• Mireille   Sept. 27, 2011, 9:43 a.m.

    Re First Video

    I would think this video unbelieveable, how could there be teachers like that.    My sister said she knew a few in her school.   Oh my gawd.   Those poor kids.   

    I'm not sure what the rest of the video looked like.  I could barely listen to the first couple of seconds.   I was not engaged.

    Toronto, Canada

  • Mireille   Sept. 27, 2011, 9:40 a.m.

    Re The Second Video.

    This teacher had them engaged and it some ways it was cute.  What I felt uncomfortable with is that she was giving what I thought were commands at the snap of fingers that told them to speak, recite and get excited.   It felt like a cult like atmosphere.  This was a six minute video and I didn't see the entire class so my opinion is based on the video not outside it. 

    There was also one child in the front row that didn't have anyone to share is new found knowledge with.  I would have like for the teacher to create an environment where he felt included.   Again perhaps this child knew to share it anyway he could even if it was with himself.  I don't know what the instructions were.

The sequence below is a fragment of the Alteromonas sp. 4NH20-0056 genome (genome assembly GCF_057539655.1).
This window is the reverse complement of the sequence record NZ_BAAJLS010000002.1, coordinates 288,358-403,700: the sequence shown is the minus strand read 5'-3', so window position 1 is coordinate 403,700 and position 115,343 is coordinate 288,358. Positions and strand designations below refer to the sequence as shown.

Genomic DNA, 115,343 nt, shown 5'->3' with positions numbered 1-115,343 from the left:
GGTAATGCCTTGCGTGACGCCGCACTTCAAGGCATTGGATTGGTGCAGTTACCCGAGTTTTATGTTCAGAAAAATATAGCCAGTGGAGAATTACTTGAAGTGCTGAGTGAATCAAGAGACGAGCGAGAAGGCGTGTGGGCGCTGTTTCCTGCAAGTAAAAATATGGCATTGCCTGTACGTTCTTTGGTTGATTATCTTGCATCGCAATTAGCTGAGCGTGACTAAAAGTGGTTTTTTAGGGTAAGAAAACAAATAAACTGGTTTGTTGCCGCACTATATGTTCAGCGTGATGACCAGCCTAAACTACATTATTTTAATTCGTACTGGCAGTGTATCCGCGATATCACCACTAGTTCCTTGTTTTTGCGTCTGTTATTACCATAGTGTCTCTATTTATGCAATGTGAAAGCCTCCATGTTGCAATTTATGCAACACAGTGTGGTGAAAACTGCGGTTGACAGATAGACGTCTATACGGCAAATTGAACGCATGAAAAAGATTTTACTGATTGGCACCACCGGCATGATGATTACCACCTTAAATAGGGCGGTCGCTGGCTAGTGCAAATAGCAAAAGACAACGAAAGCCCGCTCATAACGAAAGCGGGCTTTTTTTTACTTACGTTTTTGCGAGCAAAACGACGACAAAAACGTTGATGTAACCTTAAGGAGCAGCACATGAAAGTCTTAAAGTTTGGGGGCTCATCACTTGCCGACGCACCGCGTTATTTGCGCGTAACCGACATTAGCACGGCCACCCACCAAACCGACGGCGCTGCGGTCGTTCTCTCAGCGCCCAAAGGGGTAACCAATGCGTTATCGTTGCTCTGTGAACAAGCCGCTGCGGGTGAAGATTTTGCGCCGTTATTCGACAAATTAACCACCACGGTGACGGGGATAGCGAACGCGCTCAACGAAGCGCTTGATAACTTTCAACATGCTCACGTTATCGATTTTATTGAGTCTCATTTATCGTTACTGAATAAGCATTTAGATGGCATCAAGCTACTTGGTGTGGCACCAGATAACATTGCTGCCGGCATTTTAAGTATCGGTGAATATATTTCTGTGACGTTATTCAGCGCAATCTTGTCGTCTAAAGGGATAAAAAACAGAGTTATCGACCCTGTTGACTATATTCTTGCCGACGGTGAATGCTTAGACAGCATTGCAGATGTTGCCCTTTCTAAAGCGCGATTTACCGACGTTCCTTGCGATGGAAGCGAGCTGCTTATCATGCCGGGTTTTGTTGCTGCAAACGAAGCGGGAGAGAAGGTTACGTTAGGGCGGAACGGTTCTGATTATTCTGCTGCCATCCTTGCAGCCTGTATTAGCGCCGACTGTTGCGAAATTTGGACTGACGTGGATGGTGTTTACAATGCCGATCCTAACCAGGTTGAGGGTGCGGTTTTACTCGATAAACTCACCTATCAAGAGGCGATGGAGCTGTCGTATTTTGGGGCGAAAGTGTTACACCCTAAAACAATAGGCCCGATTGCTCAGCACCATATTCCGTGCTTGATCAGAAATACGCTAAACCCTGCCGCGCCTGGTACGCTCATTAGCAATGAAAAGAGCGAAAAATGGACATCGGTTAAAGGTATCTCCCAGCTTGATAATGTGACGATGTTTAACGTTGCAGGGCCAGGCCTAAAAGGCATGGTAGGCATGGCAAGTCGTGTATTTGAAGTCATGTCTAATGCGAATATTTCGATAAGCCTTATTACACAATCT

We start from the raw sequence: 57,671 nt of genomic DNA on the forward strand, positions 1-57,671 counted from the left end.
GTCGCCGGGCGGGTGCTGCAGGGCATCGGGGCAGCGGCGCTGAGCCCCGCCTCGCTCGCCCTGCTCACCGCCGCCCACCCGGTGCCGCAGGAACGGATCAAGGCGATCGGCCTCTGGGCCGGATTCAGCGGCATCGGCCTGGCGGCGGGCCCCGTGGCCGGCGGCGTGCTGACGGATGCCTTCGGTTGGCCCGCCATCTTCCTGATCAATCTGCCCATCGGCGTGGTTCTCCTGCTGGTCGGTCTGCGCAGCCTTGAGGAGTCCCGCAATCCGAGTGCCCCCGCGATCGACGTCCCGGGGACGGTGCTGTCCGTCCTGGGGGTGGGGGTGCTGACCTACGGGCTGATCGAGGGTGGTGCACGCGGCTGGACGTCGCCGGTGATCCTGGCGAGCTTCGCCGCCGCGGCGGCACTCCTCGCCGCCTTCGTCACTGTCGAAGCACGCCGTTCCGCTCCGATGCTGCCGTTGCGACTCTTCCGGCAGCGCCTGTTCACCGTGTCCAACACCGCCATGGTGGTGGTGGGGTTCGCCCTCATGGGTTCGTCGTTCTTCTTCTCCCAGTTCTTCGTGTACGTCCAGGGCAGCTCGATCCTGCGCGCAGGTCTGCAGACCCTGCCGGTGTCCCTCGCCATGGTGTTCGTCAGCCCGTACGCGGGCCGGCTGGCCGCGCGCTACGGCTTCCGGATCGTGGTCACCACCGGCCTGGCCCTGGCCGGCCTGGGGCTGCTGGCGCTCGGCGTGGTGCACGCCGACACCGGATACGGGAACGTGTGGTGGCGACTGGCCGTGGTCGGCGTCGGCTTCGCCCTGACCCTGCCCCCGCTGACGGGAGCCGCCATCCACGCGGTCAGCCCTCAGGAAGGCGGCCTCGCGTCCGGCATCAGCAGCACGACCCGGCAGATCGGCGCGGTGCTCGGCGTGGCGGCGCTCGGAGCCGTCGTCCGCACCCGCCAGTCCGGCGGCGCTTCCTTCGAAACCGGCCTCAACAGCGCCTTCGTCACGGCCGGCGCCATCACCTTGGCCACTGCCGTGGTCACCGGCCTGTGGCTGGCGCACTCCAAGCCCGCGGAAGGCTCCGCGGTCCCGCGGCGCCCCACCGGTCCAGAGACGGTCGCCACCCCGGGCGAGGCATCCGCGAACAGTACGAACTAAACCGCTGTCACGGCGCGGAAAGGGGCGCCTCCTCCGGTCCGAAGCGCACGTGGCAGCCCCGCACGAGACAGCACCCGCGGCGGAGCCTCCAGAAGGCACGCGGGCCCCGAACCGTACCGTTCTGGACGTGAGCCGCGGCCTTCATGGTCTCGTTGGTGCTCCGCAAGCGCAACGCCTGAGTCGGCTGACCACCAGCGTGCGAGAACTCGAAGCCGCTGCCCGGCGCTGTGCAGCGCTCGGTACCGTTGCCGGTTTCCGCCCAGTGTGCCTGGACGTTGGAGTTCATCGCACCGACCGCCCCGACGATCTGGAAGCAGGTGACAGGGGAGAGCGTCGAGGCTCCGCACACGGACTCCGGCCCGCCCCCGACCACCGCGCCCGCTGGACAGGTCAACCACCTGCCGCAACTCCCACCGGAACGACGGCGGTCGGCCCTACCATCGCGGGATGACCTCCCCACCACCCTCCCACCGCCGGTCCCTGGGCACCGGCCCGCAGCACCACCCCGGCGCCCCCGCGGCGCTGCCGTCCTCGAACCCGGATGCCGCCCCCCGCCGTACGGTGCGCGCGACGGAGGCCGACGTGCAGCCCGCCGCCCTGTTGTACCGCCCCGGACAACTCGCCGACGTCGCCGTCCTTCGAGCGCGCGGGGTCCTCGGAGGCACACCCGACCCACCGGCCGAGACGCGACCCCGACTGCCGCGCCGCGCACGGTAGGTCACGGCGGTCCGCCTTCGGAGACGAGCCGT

Again it's important to know the "behind-the-scenes"  when forming opinions and of course opinions are not facts merely observations based on personal experiences.

    However if the video was to show the comparison between the first and the second video in terms of engagement then the second video is far more engaging. 

    Toronto, Ontario

  • Mireille   Sept. 27, 2011, 9:26 a.m.

    Hello everyone

    I can echo everything you all have said.   As I said before my sister is a teacher at a highschool in Montreal Quebec and tje stories she tells me.  As your students show their disengagement in the school system, their behavior crosses over to my environment and similiar behaviors are noticed.